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#3 Joseph White

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Posted 26 September 2005 - 04:59 PM

yeah this definitely sounds odd and something that might be a result of the telecine not being set up properly. i've shot really dark cars and trains on dark old track on the reala 500d and have never had that problem so i'm guessing it isn't a fuji problem per se. i wasn't using s4's as mr. mullen suggests as a potential problem (all were shot with zeiss glass), but i didn't find anything in the magenta range in the highlights - and these were shot on very sunny days.

and seeing as how you overxposed in shooting, i'd imagine it wouldn't naturally go in that direction. how hot were the highlights in the chrome? even if they were nuclear i can't imagine that they'd go into that color range.

interesting problem though and definitely food for thought. hope it works out for you!
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#4 Laurent Andrieux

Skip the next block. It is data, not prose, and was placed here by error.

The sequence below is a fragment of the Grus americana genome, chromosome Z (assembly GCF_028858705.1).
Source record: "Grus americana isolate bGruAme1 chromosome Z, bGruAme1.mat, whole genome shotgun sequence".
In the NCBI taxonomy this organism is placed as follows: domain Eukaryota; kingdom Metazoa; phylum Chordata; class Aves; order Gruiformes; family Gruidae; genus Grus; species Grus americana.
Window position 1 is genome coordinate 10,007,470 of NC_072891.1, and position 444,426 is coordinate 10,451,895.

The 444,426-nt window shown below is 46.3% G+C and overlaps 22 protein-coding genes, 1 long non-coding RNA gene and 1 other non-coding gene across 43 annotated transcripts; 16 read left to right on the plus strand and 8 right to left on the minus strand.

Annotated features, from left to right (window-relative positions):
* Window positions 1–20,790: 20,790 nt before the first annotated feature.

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Posted 27 September 2005 - 09:25 AM

If the low lights and main color were greenish, may be after correcting at the timing then the highlights may get a bit magenta ?

How was done the timing ?
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#5 John Pytlak RIP

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Posted 27 September 2005 - 09:59 AM

If the specular highlights were really "hot", could it have been some sort of halation effect? Could you post an image?
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#6 Sam Wells